to the Eponym Chronicle and by some (undated) detailed inscriptions120:
bce year/ palû Campaign (Eponym Chronicle) Campaign (Annals of Tiglath-pileser III)
745 0/ palû 1 To Mesopotamia Campaign in northern and eastern Babylonia; defeat of the
Aramean tribes near Dûr-Kurigalzu.
744 1/ palû 2 Against the land of Namri First Median Campaign: Parsua and Bît-Hamban are
annexed; the submission of the Maneans.
743 2/ palû 3 Urartu defeated in Arpad Sarduri, king of Urartu, and his Anatolian allies are defeated.
742 3/ palû 4 Against Arpad Arpad besieged.
741 4/ palû 5 Against Arpad Arpad besieged.
740 5/ palû 6 Against Arpad Fall and annexation of Arpad.
739 6/ palû 7 Against the land of Ulluba Campaign to Ulluba.
738 7/ palû 8 Kullani conquered Unqi and Hatarikka annexed; tribute received from all vassal
kings of the West, including Rezin of Damacus and
Menahem of Samaria.
737 8/ palû 9 Against the Medes Second Median campaign deep into Media. Territories
around Parsua and Bît-Humban are annexed.
736 9/ palû 10 To the foot of Mount Nal -
735 10/ palû 11 Against Urartu Campaign into the heart of Urartu as far as Turušpa.
734 11/ palû 12 Against Philistia Campaign to Philistia and the Egyptian border.
733 12/ palû 13 Against Damascus Siege of Damascus. Campaigns against the Arabs and to
Gilead and Galilee.
732 13/ palû 14 Against Damascus Conquest and annexation of Damascus. Campaigns against
the Arabs and to Gilead, Galilee, and Transjordan.
731 14/ palû 15 Against Šapia Defeat of the Chaldean tribes of central and southern
Babylonia; siege of Šapia.
730 15/ palû 16 The king stayed in the land -
729 16/ palû 17 The king took hand’s Bel Defeat of (Nabû-)Mukîn-zêri, king of Babylon. Tiglath-
pileser III ascends the Babylonian throne (Pulu).
728 17/ palû 18 Hi[.. was conquered] Tiglath-pileser III on the Babylonian throne
727 18/ palû 19 Against […] Tiglath-pileser III dies in the month of Tebetu (X).
According to this reconstruction, Menahem of Samaria (Israel) would have given a
tribute to Tiglath-pileser III during his 8th campaign (in 738). This conclusion which is
apparently logical ignores the context because the rest of the inscription reads121: I received the
tribute of Kushtashpi of Commagene, (...) Mitinti of Ashkelon, Ahaz (Ia-ú-ḫa-zi) of Judah (Ia-ú-da-a-a),
Kaush-malaku of Edom (...) In the course of my campaign I received the tribute of the kings Azriau from
Yaudi (Az-ri-a-u matIa-ti-da-a), like (...) I received the tribute of Kushtashpi of Commagene, Rezon (Ra-
ḫi-a-nu) of Damas (Ša-imērišu), Menahem of Samaria (Me-ni-ḫi-im-me alSa-me-ri-na-a-a), Hiram (Ḫi-
ru-um-mu) of Tyre, Sibitti-bi’li of Byblos (...) I imposed upon them tribute. As for Menahem I overwhelmed
him like a bird snowstorm (...) I received from him. Israel (Bît Ḫumria) ... all its inhabitants and their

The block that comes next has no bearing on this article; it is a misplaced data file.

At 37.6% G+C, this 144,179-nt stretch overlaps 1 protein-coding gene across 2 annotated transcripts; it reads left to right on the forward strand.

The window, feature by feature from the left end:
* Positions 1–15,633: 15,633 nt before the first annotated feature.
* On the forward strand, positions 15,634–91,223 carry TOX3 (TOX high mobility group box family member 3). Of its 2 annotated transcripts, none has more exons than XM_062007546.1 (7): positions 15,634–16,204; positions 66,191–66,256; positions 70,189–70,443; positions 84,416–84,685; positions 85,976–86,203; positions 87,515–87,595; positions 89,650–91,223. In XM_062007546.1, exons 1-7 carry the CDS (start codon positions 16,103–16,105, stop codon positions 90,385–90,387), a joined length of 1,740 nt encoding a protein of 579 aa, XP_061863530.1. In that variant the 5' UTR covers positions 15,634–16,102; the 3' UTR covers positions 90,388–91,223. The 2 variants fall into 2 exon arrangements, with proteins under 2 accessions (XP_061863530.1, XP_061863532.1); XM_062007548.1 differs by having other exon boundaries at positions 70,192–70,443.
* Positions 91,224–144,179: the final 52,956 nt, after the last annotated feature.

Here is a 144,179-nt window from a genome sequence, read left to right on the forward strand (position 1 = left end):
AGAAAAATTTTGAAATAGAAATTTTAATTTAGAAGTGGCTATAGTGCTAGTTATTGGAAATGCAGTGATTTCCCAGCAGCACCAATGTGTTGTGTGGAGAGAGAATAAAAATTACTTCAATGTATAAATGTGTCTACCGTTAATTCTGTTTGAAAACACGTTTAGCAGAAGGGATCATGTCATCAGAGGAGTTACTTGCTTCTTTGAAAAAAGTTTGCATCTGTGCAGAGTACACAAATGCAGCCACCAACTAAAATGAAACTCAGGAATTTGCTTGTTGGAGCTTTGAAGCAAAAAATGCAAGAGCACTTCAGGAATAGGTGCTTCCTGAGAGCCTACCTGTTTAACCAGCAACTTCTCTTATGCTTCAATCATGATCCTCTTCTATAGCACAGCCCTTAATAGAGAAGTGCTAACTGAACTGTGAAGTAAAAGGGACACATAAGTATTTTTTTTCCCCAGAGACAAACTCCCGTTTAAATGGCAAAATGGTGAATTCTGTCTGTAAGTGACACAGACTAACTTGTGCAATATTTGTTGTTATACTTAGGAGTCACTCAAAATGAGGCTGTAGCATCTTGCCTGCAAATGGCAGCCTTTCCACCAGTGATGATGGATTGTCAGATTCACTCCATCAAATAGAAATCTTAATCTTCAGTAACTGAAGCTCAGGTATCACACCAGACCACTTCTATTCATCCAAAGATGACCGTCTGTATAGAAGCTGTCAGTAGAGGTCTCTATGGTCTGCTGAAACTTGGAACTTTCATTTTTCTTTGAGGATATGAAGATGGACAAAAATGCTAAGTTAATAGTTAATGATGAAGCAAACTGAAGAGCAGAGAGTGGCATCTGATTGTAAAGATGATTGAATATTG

possessions I led to Assyria. They overthrew their king Pekah (Pa-qa-ḫa) and I placed Hoshea (A-ú-si-’)
119 R.C. YOUNG – When Was Samaria Captured? The Need for Precision in Biblical Chronologies

in: Journal of the Evangelical Theological Society 47 (2004) pp. 577-595.


120 S. YAMADA – Inscriptions of Tiglath-pileser III: Chronographic-Literary Styles and King’s Portrait

in: ORIENT 49 (2014) pp. 31-50.


121 J.B. PRITCHARD - Ancient Near Eastern Texts

Princeton 1969 Ed. Princeton University Press pp. 282-284.


ASSYRIAN AND BIBLICAL CHRONOLOGIES ARE THEY RELIABLE? 41
as king over them. I received from them 10 talents of gold 1000 talents of silver as their tribute and brought
them to Assyria. Thus, in 738 BCE, Tiglath-pileser III overthrew the king Pekah and placed
Hoshea as king over the inhabitants of Samaria, what fits perfectly with the biblical text: In
the days of Pekah the king of Israel, Tiglath-pileser the king of Assyria came in and proceeded to take Ijon
and Abel-beth-maacah and Janoah and Kedesh and Hazor and Gilead and Galilee, all the land of
Naphtali, and to carry them into exile in Assyria. Finally Hoshea the son of Elah formed a conspiracy
against Pekah the son of Remaliah and struck him and put him to death; and he began to reign in place of
him in the 20th year of Jotham the son of Uzziah (2Ki 15:27-30). Furthermore, in 738, the king of
Judah was indeed Ahaz (742-726), written Ia-ú-ḫa-zi, and according to the biblical text: It
was then that King Rezin of Syria and Pekah son of Remalah the king of Israel came up to wage war
against Jerusalem. They laid siege against Ahaz but were not able to capture the city. At that time King
Rezin of Syria restored Elath to Edom, after which he drove the Jews out of Elath. And the Edomites
entered Elath, and they have occupied it down to this day. So Ahaz sent messengers to King Tiglath-pileser
of Assyria, saying: I am your servant and your son. Come up and save me from the hand of the king of